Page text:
20. Well, I don't know. All the website tells us about the durability of SW (probably for good reasons) is that it is "remaining on skin for weeks and indefinitely on clothing." Even if the clothing is being washed regularly? Hm. Yuck. So what about other surfaces? Nothing truly remains indefinite, so we should assume that Smart Water will eventually disappear from surfaces treated with it. So if it should be sweat that washes the substance off human skin, a good idea would be to NOT dab the SW on those concertina surfaces that are in contact with bare skin. That leaves us with... uhm... well... Also, nothing can be deferred about what happens if you overdab one layer of SW with another. so if I WERE a concertina thief AND SW would be a threat, I might consider overdabbing every candidate surface with a layer of SW of my own, which would effectively make me the legal owner, no? I'd also agree with David that the use case for concertinas is rather limited. Since every owner of a quality concertina knows the serial numbers and the individual look and wear traces of his/her instruments by heart anyways, it wouldn't necessarily need a SW tracker to provide proof of ownership: If the instrument ever showed up in public, the theft victim would need to take the case (not the concertina case, but the prospective theft case) to the police anyways. If if didn't... well... As for tracking devices: They're all nice and dandy as the saying goes, but on the downside, they're all battery operated, which means the batteries must be replaced frequently. According to Murphy §23.4, a theft always takes place very close to or after the battery exchange due date (I know because I once gave a key tracker to my beloved. Guess at what time we really needed it?).
  21. FWIW, there has been a recent discussion on this on reddit: Steve Martin's Concertina model? : concertina (reddit.com)
  22. I have transcribed a few of Al's tunes before and would volunteer to do this one as well unless someone else has already done it (Kautilya's link appears not to work anymore). Can be a couple of weeks though before I get around to doing it.
  23. How about Jody Kruskal (an active forum member here)? He's a very experienced teacher as well as an excellent player! For face-to-face lessons he probably qualifies too (depending where in NYC you are located).
  24. I believe what Don refers to is the fact that any mechanical switch is subject to wear and chemical processes that will eventually cause unreliable up to failing electrical contacts. This is particularly important for switches used in musical instruments as these are very heavily used (he mentioned in other places that professional instruments use gold plated contacts to counter the effect of rusting). Thus, after some time xxx the buttons will fail and need to be replaced, very likely the only parts in the entire setup that require maintenace at all. Iow, the better (and more expensive) the mechanical switches, the longer the maintenace-free lifetime of the entire instrument.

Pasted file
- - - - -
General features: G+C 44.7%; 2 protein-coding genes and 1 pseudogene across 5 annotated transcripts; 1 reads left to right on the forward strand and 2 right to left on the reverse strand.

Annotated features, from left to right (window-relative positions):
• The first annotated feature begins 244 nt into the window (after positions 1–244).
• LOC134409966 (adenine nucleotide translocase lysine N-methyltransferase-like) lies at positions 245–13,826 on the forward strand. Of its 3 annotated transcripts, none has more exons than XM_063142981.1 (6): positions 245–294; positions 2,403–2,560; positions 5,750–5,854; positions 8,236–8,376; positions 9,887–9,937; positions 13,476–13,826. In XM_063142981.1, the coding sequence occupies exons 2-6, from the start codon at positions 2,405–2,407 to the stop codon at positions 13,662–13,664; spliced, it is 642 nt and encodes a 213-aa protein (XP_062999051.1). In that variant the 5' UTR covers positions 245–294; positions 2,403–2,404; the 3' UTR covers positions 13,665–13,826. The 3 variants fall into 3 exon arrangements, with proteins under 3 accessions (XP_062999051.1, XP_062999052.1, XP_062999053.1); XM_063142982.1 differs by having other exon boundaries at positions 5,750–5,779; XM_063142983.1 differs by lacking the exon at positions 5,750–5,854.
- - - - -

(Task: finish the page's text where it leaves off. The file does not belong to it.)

25. Roger, your argument misses the point that a tab system is nothing "objectively" "good" or "bad," but provides a window into the musical mind of the one who came up with the tab. Again, if the reader's individual approach to music matches the one of the tutor's author, the system will resonate, otherwise it won't. It's as simple as that. A "good review" as suggested by Alex as well as "trashing" should take this into consideration. If a tutor, say, has real mistakes in the written music such as wrong fingerings, it's fair to "trash" the tutor on those grounds regardless of whether I can make sense of the notation or not. If the fingerings and everything else is correct but the system simply doesn't resonate with me, it wouldn't be fair. If the notation does resonate, that alone shouldn't be the sole reason for a raving review (there may still be deficiencies in the tutor such as notation errors, layout problems, didactic shortcomings and so on). My impression of the OP's attitude was that he expects some kind of universal notation standard for tabs that matches his expectations and considers a deviation from those standards as ground to totally dismiss that tutor. There are several fundamental problems with that attitude that have all been pointed out here.